Department of Biochemistry, Microbiology and Bioinformatics, Université Laval
1030 avenue de la Médecine
418.656.2131 extension 8502
Diversity and dynamics of aquatic viruses from the Canadian High Arctic in the context of a changing climate
Arctic ecosystems are increasingly drawing attention from the scientific community due to their Northern location that makes them particularly vulnerable to the effects of global climate change. The rapid pace of change in this region seems likely to result in the loss of unique Arctic taxa and habitats. Despite this increasing interest in Arctic research, the polar viral communities remain poorly understood in spite of the important roles that viruses play in other aquatic ecosystems. Indeed, aquatic viruses modulate the composition and evolution of microbial communities, in addition to modifying the circulation of energy among trophic levels. In polar ecosystems where microbial communities are disproportionately important, viral activity can be a crucial factor in community dynamics. The overarching objective of this project is to characterise the aquatic viral communities in several representative arctic aquatic habitats and to understand their dynamics in this extreme and changing environment. To do so, three lakes have been selected in the region of the northern coast of Ellesmere Island for their unique characteristics: the fresh water lake of Ward Hunt Island (N 85°05, W 74°10), Lake A, a very sharply stratified meromictic lake (N 82°59, W 75°26) and Milne Fiord Lake, the last epishelf lake in the area (N 82°35, W 80°35). The two principle objectives of the study, the assessment of viral diversity and dynamics based on metagenomics and the isolation and characterization of virus-host system, will be studied at these three sites. Eventually, this project could be integrated into efforts to model biological processes in arctic aquatic ecosystems. The metagenomic approach involves collecting water from the chosen sites at different depths, filtering it to separate the viral and cellular fractions and recovering the viral particles. Back in the laboratory, the samples go through nucleic acids extraction, purification and next-generation sequencing. The analysis of viral sequences will allow the portrayal of the lakes’ diversity and allow a comparison between the sites, elucidate the presence of host-virus systems of interest and how these dynamics relate to the physico-chemical parameters of the water column. Focus will be placed on the discovery of auxiliary metabolic genes within the viral metagenome. The isolation of host-virus systems will allow us to test the effects of changes in environmental parameters related to climate change on infection dynamics. This part of the project aims to therefore isolate arctic cyanophage from water samples from the three sites by challenging cyanobacteria isolates that are in the Polar Cyanobacteria Culture Collection at the Université Laval (maintained by the Laboratory of Prof. Warwick F. Vincent). Once isolated, the virus will be purified and amplified in preparation for future experiments. A priority of this work is to understand the role of auxiliary metabolic genes and how their activity varies as a function of environmental conditions during infection.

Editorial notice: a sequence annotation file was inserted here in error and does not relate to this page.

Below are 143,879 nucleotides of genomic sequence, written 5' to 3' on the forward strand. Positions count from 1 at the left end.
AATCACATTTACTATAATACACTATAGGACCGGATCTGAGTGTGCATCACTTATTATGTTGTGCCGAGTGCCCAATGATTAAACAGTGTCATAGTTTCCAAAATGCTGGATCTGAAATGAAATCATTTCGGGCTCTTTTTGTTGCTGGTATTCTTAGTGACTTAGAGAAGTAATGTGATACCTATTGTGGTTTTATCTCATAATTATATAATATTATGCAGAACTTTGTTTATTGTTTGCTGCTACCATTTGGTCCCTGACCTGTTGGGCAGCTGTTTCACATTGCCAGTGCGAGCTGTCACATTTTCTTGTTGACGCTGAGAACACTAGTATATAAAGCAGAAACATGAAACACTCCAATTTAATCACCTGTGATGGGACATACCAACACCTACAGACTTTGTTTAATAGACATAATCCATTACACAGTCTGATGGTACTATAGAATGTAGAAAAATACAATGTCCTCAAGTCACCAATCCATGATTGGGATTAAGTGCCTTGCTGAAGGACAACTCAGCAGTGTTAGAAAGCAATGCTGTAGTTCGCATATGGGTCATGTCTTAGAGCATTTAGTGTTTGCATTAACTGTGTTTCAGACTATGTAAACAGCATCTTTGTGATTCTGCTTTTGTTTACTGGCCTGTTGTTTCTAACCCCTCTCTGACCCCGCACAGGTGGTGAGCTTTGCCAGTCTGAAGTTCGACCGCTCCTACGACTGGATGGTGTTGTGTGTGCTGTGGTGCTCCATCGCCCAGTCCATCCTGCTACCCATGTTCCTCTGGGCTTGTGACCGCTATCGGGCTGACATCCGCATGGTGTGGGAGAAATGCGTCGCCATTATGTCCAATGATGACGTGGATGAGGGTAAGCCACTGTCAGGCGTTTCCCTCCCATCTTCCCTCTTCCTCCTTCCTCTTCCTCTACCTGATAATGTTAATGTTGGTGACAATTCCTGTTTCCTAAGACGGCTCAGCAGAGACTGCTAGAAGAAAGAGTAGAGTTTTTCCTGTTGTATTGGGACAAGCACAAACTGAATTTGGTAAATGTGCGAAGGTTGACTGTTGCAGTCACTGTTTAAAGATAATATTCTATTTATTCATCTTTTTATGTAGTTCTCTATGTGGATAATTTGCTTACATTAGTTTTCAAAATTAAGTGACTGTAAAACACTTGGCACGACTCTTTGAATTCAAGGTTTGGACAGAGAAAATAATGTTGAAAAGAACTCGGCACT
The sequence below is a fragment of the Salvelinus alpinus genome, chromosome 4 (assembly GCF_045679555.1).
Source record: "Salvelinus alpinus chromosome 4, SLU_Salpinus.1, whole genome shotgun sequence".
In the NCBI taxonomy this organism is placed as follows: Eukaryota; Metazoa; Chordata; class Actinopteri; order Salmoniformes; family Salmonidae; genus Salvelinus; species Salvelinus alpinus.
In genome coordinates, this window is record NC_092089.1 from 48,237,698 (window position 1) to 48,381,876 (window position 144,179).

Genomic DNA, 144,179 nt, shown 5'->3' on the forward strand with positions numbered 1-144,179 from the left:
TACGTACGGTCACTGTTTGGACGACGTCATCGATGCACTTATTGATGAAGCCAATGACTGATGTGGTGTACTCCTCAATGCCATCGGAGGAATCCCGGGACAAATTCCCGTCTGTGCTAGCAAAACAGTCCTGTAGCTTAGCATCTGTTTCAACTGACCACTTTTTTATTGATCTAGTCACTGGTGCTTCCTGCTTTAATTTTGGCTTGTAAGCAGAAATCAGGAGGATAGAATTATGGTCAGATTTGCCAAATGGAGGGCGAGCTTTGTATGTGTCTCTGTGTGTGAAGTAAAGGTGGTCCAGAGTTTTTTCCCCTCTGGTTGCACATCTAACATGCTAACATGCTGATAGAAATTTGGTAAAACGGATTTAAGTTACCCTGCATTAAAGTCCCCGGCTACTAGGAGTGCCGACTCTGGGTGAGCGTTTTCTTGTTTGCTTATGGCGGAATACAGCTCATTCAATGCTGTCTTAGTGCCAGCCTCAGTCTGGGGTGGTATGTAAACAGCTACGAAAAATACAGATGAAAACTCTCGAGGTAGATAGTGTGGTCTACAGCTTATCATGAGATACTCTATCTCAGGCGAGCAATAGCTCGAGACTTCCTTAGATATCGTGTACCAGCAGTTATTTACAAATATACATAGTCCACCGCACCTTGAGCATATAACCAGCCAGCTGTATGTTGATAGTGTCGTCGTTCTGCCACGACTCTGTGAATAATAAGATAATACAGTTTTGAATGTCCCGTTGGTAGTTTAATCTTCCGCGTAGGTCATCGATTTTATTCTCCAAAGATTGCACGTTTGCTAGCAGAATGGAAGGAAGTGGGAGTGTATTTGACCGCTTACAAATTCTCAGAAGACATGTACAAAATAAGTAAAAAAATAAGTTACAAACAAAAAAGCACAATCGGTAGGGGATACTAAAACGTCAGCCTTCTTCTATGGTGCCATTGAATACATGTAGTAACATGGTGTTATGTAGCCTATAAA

Trudel, M.V., Vincent, A.T., Attéré, S.A., Labbé, M., Derome, N., Culley, A.I., Charette, S.J., 2016. Diversity of antibiotic-resistance genes in Canadian isolates of Aeromonas salmonicida subsp. salmonicida: dominance of pSN254b and discovery of pAsa8. Scientific Reports, 6: 35617. DOI: 10.1038/srep35617.